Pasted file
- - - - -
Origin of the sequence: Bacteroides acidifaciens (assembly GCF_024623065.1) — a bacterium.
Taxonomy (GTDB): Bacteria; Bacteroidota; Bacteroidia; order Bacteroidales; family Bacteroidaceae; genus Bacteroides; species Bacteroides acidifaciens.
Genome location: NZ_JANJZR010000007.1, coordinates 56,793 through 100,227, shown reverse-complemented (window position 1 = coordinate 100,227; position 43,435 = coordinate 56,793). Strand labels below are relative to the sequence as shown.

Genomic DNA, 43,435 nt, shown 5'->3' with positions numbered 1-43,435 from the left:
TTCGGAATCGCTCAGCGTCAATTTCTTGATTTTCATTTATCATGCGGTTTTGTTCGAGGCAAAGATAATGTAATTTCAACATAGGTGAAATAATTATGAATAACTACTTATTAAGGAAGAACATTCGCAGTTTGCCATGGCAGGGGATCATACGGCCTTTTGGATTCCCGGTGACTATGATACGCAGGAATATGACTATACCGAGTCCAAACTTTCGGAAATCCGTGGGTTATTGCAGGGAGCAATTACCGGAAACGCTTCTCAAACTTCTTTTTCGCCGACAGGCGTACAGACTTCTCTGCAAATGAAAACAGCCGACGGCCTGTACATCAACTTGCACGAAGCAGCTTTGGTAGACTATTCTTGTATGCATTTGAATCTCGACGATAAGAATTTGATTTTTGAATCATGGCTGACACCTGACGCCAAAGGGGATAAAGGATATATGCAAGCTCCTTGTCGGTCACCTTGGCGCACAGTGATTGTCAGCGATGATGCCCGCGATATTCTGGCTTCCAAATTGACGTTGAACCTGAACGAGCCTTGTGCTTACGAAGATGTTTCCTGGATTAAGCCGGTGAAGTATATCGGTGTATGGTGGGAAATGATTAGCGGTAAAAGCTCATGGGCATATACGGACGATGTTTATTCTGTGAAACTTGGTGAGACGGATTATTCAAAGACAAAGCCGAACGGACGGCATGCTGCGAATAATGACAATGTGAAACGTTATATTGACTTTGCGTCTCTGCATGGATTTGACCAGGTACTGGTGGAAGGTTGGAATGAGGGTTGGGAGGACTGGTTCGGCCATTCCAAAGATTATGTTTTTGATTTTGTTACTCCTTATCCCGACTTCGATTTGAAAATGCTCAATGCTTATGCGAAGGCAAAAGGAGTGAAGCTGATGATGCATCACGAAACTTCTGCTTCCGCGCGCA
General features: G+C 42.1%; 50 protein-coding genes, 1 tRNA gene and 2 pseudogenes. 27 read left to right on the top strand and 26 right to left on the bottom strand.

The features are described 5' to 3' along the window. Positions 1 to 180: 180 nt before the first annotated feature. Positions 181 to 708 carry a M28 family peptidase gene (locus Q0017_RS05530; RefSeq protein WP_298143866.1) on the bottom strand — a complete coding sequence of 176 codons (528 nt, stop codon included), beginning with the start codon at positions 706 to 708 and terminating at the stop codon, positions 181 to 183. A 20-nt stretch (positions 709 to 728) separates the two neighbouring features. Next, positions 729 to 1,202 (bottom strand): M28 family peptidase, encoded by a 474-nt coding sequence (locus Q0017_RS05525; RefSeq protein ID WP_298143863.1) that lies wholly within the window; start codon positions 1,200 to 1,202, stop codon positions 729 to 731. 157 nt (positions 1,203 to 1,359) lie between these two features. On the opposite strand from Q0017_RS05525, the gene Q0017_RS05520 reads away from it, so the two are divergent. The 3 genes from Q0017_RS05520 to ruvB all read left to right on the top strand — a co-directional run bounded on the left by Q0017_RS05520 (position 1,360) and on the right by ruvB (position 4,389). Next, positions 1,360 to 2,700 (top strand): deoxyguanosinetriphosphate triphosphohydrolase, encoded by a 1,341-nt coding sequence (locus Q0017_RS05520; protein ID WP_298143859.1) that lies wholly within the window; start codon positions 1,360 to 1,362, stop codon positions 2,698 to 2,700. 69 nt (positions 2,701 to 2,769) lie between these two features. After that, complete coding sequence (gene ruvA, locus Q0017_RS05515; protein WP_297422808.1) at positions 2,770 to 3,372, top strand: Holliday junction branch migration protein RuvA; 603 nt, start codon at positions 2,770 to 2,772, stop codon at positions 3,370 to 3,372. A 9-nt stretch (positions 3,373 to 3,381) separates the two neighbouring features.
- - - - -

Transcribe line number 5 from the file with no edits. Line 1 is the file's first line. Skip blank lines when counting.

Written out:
TTCGGAATCGCTCAGCGTCAATTTCTTGATTTTCATTTATCATGCGGTTTTGTTCGAGGCAAAGATAATGTAATTTCAACATAGGTGAAATAATTATGAATAACTACTTATTAAGGAAGAACATTCGCAGTTTGCCATGGCAGGGGATCATACGGCCTTTTGGATTCCCGGTGACTATGATACGCAGGAATATGACTATACCGAGTCCAAACTTTCGGAAATCCGTGGGTTATTGCAGGGAGCAATTACCGGAAACGCTTCTCAAACTTCTTTTTCGCCGACAGGCGTACAGACTTCTCTGCAAATGAAAACAGCCGACGGCCTGTACATCAACTTGCACGAAGCAGCTTTGGTAGACTATTCTTGTATGCATTTGAATCTCGACGATAAGAATTTGATTTTTGAATCATGGCTGACACCTGACGCCAAAGGGGATAAAGGATATATGCAAGCTCCTTGTCGGTCACCTTGGCGCACAGTGATTGTCAGCGATGATGCCCGCGATATTCTGGCTTCCAAATTGACGTTGAACCTGAACGAGCCTTGTGCTTACGAAGATGTTTCCTGGATTAAGCCGGTGAAGTATATCGGTGTATGGTGGGAAATGATTAGCGGTAAAAGCTCATGGGCATATACGGACGATGTTTATTCTGTGAAACTTGGTGAGACGGATTATTCAAAGACAAAGCCGAACGGACGGCATGCTGCGAATAATGACAATGTGAAACGTTATATTGACTTTGCGTCTCTGCATGGATTTGACCAGGTACTGGTGGAAGGTTGGAATGAGGGTTGGGAGGACTGGTTCGGCCATTCCAAAGATTATGTTTTTGATTTTGTTACTCCTTATCCCGACTTCGATTTGAAAATGCTCAATGCTTATGCGAAGGCAAAAGGAGTGAAGCTGATGATGCATCACGAAACTTCTGCTTCCGCGCGCA